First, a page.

Death Without Dignity for Commercial Surrogacy: The Case of Baby M

“Dignity” is not a term that would apply to the first sense. One would hardly talk of the indignity heaped upon Shakespeare each year he carries on being dead, for example. The term might apply to the fourth sense if one were to say (in a quasi-existentialist way) that death is the indignity that makes life absurd, for example. But it is not clear what this would mean and it is obviously not the sense in which the term is usually applied in health care. Thus it would seem that the more common use of the phrase “death with dignity” attaches to the second and third senses of death. If this is so then we appear to mean dying with dignity when we use the phrase. This will be assumed in the rest of my discussion.

"This is a death without dignity," Hogan said.

Dedicated to establishing the basic human right to death with dignity -- here in Illinois!

Death With Dignity National Center

Tyler Davidson has just discovered his colleague, Hugh Disner, dead in the men's room of the building in which they both have offices at a second-tier state university. Tyler immediately becomes a suspect since he has a known history of disdain for Disner and is hounded throughout by a no-nonsense detective named Smockley. He complicates matters by starting a relationship with Disner's widow, Breda. Meanwhile, Tyler fears that he himself might the next murder victim. What develops is the unraveling of the mystery surrounding Disner's death, along with a study in paranoia, one which colors everything Tyler does, from teaching classes, to grading papers in his office or home, to attending committee meetings, and to promoting his novel called DAVIDSON'S HELL (a modernized version of Dante's "Inferno"). Interlaced is a humorous treatment of academia, including pretentious professors, feckless administrators, inept students, and silly traditions. DEATH WITHOUT DIGNITY is sure to keep you laughing while you feel all of Tyler's fear and suspense.

Witnessing death without dignity

In the conception of death with dignity outlined, the term “death” has been taken to apply to the process of dying, and the term “dignity” has been taken to apply roughly to someone who lives well (in the Aristotelian sense of living in accordance with reason). It follows from this that dignity is a function of someone’s personal qualities and that a death with dignity is a personal achievement; it is not something that can be conferred by others, such as health care professionals. By contrast, indignities are affronts to personal dignity. They are things that prevent or impede someone from living with dignity, mainly because they prevent him from taking an active, reasoned part in his own life. Health care professionals have a twin role here; the first is not to impose such indignities, the second is to minimise them, wherever possible

There are few things, if any, that I know to be worse than death without dignity.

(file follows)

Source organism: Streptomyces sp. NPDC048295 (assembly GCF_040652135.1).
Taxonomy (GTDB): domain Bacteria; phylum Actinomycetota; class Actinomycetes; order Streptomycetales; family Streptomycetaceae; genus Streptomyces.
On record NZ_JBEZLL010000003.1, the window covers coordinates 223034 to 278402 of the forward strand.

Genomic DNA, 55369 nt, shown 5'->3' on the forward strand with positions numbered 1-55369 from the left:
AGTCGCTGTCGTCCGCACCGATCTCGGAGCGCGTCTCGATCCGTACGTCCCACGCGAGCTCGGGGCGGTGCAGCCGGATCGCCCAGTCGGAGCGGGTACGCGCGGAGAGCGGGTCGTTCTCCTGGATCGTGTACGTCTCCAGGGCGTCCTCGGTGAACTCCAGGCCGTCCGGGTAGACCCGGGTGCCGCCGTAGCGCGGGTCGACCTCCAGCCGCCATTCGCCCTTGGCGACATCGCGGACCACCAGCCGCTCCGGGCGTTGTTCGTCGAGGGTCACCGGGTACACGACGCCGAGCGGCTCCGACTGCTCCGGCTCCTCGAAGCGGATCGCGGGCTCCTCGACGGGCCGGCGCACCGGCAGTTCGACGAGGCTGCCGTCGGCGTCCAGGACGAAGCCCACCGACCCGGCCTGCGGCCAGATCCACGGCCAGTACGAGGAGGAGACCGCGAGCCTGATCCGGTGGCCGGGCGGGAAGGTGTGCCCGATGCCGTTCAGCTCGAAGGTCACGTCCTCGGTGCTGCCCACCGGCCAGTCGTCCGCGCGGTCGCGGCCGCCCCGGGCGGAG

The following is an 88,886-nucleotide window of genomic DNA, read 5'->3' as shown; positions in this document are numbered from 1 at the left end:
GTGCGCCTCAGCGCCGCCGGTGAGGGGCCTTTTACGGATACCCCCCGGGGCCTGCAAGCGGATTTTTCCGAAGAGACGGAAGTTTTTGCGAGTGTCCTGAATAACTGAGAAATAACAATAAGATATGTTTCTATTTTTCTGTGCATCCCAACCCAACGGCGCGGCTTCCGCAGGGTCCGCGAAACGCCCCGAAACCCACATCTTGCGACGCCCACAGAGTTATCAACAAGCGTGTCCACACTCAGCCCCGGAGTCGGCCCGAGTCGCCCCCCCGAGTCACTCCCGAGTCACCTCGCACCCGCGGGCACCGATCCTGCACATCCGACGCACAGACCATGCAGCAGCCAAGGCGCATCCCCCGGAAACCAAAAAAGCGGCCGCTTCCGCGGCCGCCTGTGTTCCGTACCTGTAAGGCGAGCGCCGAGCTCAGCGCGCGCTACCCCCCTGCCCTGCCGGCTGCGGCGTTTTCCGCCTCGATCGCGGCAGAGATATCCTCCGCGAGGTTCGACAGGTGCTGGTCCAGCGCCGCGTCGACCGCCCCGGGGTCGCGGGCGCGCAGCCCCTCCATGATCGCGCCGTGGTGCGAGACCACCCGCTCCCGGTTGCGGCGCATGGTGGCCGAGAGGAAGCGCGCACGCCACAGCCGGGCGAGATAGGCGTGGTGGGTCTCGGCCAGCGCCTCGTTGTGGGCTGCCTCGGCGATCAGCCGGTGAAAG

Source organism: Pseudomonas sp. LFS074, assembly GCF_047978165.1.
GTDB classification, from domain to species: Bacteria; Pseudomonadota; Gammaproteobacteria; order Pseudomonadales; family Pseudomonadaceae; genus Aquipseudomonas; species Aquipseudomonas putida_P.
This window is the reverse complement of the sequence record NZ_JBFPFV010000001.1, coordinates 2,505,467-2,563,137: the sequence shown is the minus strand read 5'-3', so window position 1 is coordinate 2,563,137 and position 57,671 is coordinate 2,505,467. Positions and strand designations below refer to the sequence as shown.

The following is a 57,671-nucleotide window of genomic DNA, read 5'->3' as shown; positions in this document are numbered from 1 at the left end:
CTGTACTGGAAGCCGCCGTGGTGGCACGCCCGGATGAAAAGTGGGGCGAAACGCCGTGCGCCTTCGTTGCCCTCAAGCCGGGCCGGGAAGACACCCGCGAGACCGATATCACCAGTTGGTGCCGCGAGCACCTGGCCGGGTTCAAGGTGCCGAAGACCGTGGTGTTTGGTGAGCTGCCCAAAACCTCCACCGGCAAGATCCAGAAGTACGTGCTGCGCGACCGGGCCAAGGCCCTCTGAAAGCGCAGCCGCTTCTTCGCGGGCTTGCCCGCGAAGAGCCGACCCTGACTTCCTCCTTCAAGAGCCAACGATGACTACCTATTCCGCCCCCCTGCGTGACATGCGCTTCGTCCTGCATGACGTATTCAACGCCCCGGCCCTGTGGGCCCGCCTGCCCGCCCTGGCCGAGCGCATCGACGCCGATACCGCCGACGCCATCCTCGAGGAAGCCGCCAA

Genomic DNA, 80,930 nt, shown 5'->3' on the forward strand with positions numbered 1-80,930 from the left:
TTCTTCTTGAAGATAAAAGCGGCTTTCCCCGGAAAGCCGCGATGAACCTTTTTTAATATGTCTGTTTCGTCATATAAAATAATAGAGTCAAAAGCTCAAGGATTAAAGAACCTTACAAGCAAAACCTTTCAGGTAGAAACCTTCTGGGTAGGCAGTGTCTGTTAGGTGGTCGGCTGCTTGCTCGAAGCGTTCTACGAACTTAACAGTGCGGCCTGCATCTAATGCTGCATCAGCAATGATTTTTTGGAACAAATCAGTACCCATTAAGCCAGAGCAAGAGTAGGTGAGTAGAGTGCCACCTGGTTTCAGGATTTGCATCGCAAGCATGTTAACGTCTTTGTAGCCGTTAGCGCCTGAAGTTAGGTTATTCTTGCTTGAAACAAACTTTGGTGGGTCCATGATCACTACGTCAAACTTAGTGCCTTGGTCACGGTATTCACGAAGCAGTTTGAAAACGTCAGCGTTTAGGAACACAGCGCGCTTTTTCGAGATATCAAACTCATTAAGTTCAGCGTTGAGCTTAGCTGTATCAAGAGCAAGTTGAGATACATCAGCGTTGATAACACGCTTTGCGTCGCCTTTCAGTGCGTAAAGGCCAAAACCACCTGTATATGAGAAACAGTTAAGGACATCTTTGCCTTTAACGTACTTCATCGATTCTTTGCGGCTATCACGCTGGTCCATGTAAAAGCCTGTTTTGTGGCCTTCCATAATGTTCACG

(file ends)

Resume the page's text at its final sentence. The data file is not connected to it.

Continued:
In our own nation, we have seen the initial legislative efforts of "death with dignity" limited to the patient's free choice to withdraw truly medical methods of the preservation of life, such as ventilators, to legislation which permitted the patient to choose to withdraw food and water. This has progressed even further to legislative and judicial decisions allowing others to make that decision for the patient when the patient has not, and in many instances, cannot make that decision for himself.Coope goes on to ask whether there may be any more objective notion of death with dignity. He suggests that, in so far as there is, it is a disturbing one. In particular, it seems to be thought that being “ministered to as helpless” is undignified. Hence, the weak and the injured are subject to Nietzchian contempt for living lives beneath or without human dignity. He concludes that, whilst it might be possible to construct a satisfactory notion of death with dignity along these lines there seems to be no good reason to do so. Talk of death with dignity adds nothing to the discussion of how best to treat people who are dying, or living lives of poor quality.
Get more details from  under the topics “Stealth Euthanasia Warning” and “Death By Dehydration Is Death Without Dignity.”

Death with Dignity Act - Public Health Division Home

Get more details from under the topics ”Signs And Symptoms Of Approaching Death” and “Death By Dehydration Is Death Without Dignity” and from the following:

Those who defend

Death Without Dignity has 5 ratings and 2 reviews

More than half of Americans die in the hospital, stuck full of tubes and surrounded by machines; 1 in 5 dies in a nursing home. 75% of Americans die in a health care institution of some sort- even though most of us want to die at home surrounded by our loved ones. To me the real death with dignity is being able to honor, as much as possible, the person's wishes about dying. That might include physician assisted suicide and it might not, depending on the individual.

death WITHOUT dignity,...

Death Without Dignity - YouTube

We surely want autonomy in our decisions, and our physicians to be unbiased and not coercive. And who likes unnecessary suffering? Assisted suicide advocates may say that I do, because I stand against euthanasia. I can assure you that is not the case. I rather stand with the principles of Human Dignity. Of course, the Death with Dignity movement has tried to take dignity for its own, seemingly leaving me to defend “Death without Dignity,” which just doesn’t have quite the same ring to it. Fortunately, I am not; it is euthanasia that violates human dignity, and here is why.